Douglas Petrick
Douglas Petrick
Physics Teacher, Pittsburgh, PA

 

camera lens.jpgThe late-autumn timeframe provides a good window of opportunity to zoom in, zoom out, and reflect on your progress toward achieving your personal teaching goals this academic year. Let me clarify by stating that the goals and objectives I am referring to are not necessarily your course-specific objectives. Examining those is crucial as well, but in this article I want to focus on top-level outcomes related to teaching and learning, in general.

 

You may be asking, ‘why now?’ Conducting a self-assessment before you get too deep into the academic year is beneficial for two reasons: 1) should you need to modify direction, you have the time to effect a change; 2) if you wait until the end of the year, (which is sensible since you can see the whole scope of the term), you may find yourself too distracted and/or too busy with other end-of-year activities. The schema I provide below comes from the world of Physics and the work of Sir Isaac Newton. Newton is best known for his work in gravitation, but Sir Isaac spent considerable time researching prisms, lenses, and reflectors and their effect upon light.  In fact, our modern understanding of light comes from publications Newton submitted to the Royal Society in 1672. So, standing on the shoulders of this scientific giant, let’s employ metaphorical lenses and mirrors to shine light on our progress as educators since the start of the new academic year.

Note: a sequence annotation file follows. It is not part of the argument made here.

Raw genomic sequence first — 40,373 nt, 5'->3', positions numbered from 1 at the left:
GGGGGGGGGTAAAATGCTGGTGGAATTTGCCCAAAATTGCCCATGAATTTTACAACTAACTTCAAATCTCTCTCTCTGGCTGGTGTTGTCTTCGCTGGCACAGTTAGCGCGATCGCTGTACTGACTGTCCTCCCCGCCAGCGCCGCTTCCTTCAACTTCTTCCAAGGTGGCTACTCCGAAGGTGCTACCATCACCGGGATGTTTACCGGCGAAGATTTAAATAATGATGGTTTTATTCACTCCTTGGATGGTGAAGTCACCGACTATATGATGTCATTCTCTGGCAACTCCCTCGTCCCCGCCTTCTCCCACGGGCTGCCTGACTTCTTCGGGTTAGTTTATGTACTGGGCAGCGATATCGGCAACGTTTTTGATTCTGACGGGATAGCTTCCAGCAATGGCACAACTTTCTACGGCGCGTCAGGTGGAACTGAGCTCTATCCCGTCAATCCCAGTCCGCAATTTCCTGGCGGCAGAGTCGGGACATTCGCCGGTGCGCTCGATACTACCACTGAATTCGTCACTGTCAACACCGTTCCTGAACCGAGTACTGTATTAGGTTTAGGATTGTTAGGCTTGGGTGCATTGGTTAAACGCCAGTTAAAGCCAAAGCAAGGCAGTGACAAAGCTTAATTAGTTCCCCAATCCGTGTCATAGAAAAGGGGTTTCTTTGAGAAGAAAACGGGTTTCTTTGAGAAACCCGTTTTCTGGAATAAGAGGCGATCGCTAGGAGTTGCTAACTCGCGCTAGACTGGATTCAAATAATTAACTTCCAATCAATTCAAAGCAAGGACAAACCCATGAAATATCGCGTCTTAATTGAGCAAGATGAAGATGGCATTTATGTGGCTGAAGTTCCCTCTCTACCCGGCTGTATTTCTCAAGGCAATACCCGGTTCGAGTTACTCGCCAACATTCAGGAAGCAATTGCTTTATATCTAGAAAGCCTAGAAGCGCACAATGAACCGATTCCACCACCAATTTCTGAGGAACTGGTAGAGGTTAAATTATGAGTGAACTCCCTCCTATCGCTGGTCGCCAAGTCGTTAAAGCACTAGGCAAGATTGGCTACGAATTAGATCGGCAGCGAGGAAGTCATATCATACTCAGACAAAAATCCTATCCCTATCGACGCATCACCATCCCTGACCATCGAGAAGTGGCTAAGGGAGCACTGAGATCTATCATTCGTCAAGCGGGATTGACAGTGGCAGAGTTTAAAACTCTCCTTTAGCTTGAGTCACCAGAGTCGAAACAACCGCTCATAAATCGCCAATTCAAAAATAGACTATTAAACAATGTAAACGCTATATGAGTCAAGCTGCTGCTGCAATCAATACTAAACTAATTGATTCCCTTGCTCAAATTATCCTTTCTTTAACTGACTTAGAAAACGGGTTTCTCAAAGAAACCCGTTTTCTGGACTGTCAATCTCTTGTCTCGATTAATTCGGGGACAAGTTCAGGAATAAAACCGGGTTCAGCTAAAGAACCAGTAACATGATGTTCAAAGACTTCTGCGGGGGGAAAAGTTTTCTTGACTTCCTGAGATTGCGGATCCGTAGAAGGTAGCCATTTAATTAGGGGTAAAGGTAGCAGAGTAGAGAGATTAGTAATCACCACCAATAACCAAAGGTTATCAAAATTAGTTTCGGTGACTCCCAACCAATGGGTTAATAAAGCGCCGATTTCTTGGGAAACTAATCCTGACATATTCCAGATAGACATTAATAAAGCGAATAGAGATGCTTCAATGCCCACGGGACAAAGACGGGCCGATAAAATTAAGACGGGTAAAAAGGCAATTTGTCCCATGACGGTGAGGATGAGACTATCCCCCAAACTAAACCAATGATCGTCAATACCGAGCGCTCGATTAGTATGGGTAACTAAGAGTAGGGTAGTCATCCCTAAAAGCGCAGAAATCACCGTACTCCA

The Telescopic View

Telescopic lenses reveal objects at a distance. While we often think of the type of telescopes that peer into deep space, I want you to consider a smaller telescope, such as the kind used by sea captains.

As the captain of my classroom, I am responsible for plotting safe passage through the course material. Along the way, there are potential hazards. The rocks or shoals my classroom could easily flounder upon loom in the foggy distance. But through my telescope, I see the dangers--mandated state standardized tests, mid-term or final exams, lab practicum tests, AP Tests, IB Tests. As captain, am I taking the right tack in my decision-making. Am I setting my students up for success on the high-stakes challenges that lie ahead? If, as I scan the horizon, I see that if we’re sailing off-course, I take the helm and adjust the sails to correct our heading.

 

The Microscopic View

 

During the late-16th century, Zacharias Jansen and his father Hans, placed a few eye glass lenses in a tube and then took a look through the opposite end. A whole new world was discovered.